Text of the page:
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Statistics 200: Lab 11 (Friday 9 April 1998)

Today's tasks:
Setting up your own libraries, and dynamic graphics.

Libraries in Splus

When doing practical projects in Splus your working directory can get full of many different objects and it can be difficult to keep organized. One useful way of remaining organized is to set up a library (or libraries) to store the important data and tools for the project. Creating your own library is not a difficult task and it is definitely worthwhile when completing a large project. Well here's how you do it.
  • Decide where you want to create the library (for this class use the A: drive or the C:\user directory).
  • Decide on a name for your library (in Windows3.1 this name must be shorter than 8 characters).
  • Your library may have sections to store different types of objects, decide on a section name and create a directory with this name (the same constraints on the name apply).
  • Within each section create a directory called _Data and within this directory create a directory called _Help.
  • Run Splus with the working directory now being the library and section _Data directory, (BM or JH will demonstrate this). For example, if you have your library setup with the _Data directory being A:\libraryname\sectionname\_Data, then you need Splus to run with this as your working directory.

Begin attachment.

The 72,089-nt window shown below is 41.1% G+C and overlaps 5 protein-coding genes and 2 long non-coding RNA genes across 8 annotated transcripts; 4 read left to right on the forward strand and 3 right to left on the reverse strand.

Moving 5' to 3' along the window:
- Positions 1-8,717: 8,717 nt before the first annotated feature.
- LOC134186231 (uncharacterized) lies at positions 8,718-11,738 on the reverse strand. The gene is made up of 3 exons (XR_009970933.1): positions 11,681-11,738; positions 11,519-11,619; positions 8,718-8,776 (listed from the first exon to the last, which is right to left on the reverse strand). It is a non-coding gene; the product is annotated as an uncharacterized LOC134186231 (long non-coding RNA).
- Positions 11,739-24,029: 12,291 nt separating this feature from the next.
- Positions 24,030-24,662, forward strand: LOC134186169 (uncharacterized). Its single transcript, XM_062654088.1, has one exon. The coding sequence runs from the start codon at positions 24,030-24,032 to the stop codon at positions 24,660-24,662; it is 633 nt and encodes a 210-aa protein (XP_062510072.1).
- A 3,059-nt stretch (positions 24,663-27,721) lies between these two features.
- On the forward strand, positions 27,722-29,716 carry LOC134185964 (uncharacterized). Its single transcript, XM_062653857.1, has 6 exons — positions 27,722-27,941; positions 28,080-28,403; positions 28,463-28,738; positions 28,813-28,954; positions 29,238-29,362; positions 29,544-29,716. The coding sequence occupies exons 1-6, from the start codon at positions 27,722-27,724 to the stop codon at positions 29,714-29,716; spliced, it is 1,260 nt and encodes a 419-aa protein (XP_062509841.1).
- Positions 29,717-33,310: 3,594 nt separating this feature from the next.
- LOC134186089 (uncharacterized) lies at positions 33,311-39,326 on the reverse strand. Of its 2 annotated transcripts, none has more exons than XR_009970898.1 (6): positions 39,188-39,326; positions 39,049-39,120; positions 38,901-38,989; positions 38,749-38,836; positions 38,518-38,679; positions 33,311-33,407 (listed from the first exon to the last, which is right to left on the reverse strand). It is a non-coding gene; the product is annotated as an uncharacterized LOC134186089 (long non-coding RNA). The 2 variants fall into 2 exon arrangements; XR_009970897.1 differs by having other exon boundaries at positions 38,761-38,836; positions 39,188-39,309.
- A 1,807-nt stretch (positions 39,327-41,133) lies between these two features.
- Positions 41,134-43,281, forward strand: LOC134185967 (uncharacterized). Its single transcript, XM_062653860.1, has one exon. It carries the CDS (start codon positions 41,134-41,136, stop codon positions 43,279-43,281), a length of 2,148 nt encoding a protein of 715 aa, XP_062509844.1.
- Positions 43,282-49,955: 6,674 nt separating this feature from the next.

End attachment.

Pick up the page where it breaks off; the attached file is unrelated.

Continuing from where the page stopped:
• Use Splus, as you always do, to create your objects.
  • If you want to create a help file for any object type prompt(objectname), this will create a template for your help file and you will need to edit this later in a text editor (notepad for example). You may need to copy these textiles into your _Data/_Help directory. Creating help files can be useful if other people are going to use your library. Help files can even help yourself when you return to use the objects after a long time.
  • In your section directory create a file called README.TXT that describes the library. In our example the file would be in the A:\libraryname\sectionname directory.
  • In your library directory create a file called README.TXT that describes the library and all the sections of the library. In our example the file would be in the directory A:\libraryname.
  • If you need any inspiration, use filemanager to study the structure of the Stat200 class library that is located in H:\classes\stat200.

    Dynamic graphics

    I will demonstrate a graphical program that gives a cartoon of a boat sailing across the screen. You may notice that the sea level is going up and down and the well designed boat just sails across the screen, going up and down on the waves.

    Think of a cartoon that you want to draw. The more complicated the better (well we're not expecting a new episode of the Simpsons).

    You will need to setup a graphics window. You will probably need to mess with par. The best advise we can give is check out the commands polygon, and symbol. You may want to use other commands of your own choice. Ask for help if there's something that you can't seem to do. So good luck with expressing your artistic talents in a whole new medium.